How To Help Children With Stress And Insomnia

monster under the bedIn the storybooks, childhood is a stress-free period of our lives. There are no looming bills, problems at work or expensive car repairs to worry about.

Playing with friends and creating vast imaginary lands in the living room is the order of the day. And later, some hopeful negotiations with parents for a later bedtime, with fingers and toes crossed.

Children’s sources of stress

As adults, we sometimes forget that childhood can be stressful at times. At this stage of our lives, we’re still not 100% sure what’s possible and what isn’t.

Abstract reasoning skills traditionally develop between 11-16 years old (hence why the monsters under the bed usually move house by mid-adolescence.)

In reality, children are just as stressed and anxious as we are. But they have the added challenge of not necessarily understanding that their fears are sometimes based on imagined dangers, no matter how real they might seem.

In addition to monsters and other creepy creatures, children face the stress and anxiety of school, academically and socially.

And of course, evolving relationships with family, friends and peers that can feel complicated and overwhelming as a child moves into adolescence.

Cortisol Vs. melatonin: how stress interferes with sleep

Sleep is arguably our built-in reset button; it’s a soothing balm at the end of a busy, tiring day. As night time approaches, we transition to a more restful state. The sleep hormone melatonin in our brains is naturally emitted and the urge to sleep gradually drifts in.

When stress is a part of the landscape, sleep can suffer significantly. And children aren’t immune to this phenomenon.

Stress hormones such as cortisol put us into an arousal state that’s sometimes difficult to escape from, and can prevent us from accessing our much-needed sleep.

Furthermore, research shows that a lack of sleep in itself can also lead to an increase in cortisol levels, creating a vicious cycle of stress and insomnia.

Tips for children dealing with stress and insomnia

If you feel stressed or anxious during the day and at night, and struggle to sleep, here are some techniques that might help you relax before bed:

  • Avoid reading or watching scary things before bedtime. Find positive, funny or relaxing things to do instead.
  • Talk to a family member or friend about your sleep problems, stress and what’s on your mind.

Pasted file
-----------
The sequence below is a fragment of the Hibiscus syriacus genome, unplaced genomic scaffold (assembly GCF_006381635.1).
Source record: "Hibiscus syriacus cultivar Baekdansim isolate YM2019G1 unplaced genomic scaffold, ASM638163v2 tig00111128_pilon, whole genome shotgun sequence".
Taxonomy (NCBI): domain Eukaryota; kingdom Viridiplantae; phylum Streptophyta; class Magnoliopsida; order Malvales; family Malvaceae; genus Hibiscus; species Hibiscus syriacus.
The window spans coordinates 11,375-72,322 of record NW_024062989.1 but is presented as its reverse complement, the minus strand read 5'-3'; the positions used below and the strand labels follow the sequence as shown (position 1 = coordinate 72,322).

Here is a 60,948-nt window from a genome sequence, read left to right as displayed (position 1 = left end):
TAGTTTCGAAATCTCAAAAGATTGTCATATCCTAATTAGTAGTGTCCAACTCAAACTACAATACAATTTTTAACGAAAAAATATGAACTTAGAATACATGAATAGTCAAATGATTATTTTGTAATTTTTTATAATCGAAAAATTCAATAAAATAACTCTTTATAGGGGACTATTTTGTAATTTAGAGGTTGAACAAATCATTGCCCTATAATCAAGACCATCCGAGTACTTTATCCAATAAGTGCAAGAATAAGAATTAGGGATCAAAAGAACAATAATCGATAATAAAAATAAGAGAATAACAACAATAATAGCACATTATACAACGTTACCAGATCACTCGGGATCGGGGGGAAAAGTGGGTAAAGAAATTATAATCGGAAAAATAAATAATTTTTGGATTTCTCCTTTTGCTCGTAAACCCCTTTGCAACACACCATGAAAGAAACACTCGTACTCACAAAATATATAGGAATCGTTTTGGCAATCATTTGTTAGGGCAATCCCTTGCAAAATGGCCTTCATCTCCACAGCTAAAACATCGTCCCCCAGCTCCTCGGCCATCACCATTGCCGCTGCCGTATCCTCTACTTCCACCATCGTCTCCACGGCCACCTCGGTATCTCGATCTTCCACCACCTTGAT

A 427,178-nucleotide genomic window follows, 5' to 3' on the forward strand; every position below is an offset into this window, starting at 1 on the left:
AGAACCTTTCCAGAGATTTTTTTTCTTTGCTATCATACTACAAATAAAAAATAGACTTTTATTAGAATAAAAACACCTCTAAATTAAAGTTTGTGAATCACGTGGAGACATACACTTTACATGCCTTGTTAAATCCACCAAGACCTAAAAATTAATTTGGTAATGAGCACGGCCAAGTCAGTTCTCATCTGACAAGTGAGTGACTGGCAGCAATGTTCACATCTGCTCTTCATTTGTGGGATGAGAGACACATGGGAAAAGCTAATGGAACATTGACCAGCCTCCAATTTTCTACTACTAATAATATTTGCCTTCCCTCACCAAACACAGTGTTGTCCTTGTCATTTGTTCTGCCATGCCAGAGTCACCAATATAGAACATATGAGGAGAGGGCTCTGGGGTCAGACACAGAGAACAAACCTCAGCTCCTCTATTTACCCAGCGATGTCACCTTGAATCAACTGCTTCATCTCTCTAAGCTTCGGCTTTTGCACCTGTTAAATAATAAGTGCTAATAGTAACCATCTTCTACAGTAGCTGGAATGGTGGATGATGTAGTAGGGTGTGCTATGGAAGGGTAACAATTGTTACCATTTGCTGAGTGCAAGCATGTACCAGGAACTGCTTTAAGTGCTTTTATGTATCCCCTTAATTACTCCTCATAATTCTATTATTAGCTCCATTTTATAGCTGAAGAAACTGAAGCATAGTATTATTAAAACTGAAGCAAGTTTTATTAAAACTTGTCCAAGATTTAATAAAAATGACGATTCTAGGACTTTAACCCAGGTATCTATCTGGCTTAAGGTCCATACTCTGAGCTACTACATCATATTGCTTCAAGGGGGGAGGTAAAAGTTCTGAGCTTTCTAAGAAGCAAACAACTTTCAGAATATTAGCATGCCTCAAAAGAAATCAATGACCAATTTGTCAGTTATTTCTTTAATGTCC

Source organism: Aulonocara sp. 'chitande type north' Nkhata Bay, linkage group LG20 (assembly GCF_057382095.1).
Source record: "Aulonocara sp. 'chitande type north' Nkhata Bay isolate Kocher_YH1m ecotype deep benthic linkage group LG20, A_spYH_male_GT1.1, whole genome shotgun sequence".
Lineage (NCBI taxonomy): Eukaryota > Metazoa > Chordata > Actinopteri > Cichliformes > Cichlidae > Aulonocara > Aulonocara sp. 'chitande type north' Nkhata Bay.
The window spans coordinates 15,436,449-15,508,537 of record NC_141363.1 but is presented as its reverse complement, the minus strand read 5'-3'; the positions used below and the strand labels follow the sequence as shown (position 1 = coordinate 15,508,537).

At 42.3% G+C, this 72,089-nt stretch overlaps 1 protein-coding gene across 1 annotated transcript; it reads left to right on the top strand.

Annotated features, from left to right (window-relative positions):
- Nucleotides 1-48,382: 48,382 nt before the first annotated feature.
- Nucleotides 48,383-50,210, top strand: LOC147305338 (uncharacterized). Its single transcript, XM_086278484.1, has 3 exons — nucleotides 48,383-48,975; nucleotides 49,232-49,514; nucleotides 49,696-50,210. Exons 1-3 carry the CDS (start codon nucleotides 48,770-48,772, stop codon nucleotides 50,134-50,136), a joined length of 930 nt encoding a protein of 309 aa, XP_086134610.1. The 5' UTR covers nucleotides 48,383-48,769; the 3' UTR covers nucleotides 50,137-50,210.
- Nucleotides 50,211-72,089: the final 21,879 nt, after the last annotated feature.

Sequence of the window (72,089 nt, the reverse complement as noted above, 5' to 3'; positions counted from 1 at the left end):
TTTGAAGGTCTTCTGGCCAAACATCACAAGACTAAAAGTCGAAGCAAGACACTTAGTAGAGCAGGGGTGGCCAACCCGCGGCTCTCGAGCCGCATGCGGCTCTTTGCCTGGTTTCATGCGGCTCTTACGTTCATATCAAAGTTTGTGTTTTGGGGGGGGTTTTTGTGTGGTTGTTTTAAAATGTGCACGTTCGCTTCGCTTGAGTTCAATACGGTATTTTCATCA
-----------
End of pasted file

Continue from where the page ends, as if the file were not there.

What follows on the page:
• Write your thoughts and feelings in a journal. Also write about positive things that happened that day or recently, and things you’re thankful for.
  • Try to imagine yourself in a safe, relaxing place in your mind. Then do some breathing exercises – breathe in slowly and breathe out slowly. Focus on your breathing while you explore the relaxing place in you mind.
  • Slowly focus on each set of muscles in your body and relax them one by one.
  • Try to stick to a routine before bed. It’s good to go to bed at the same time each night, and also to do the same things before bed. Perhaps read a book while having a warm drink just before you go to bed.
  • Make time during your day to be creative: draw, paint, sing, whatever you feel will help you express yourself and reduce stress.

Advice for parents

In helping children manage insomnia, again there some effective techniques to reduce stress and preparing both mind and body for the sleep process.

  • Listen.Encourage your child to share thoughts and feelings about their life. Mostly, just listen. Offer reassurance and advice if the occasion suggests it.
  • Encourage self expression/writing. Prior to bedtime, encourage your child to write in a journal. Create alternating pages of stressors and gratitude lists, to ensure that your child is identifying the positive aspects of their life and not focusing solely on their stress.
  • Help with visualization techniques. There are many free guided visualization recordings online, or you can develop your own. Don’t get too hung up on wording, just keep it simple. Encourage them to think of a relaxing place; perhaps there’s a favorite spot your child enjoys visiting, or maybe they’d like to envision floating on a soft cloud.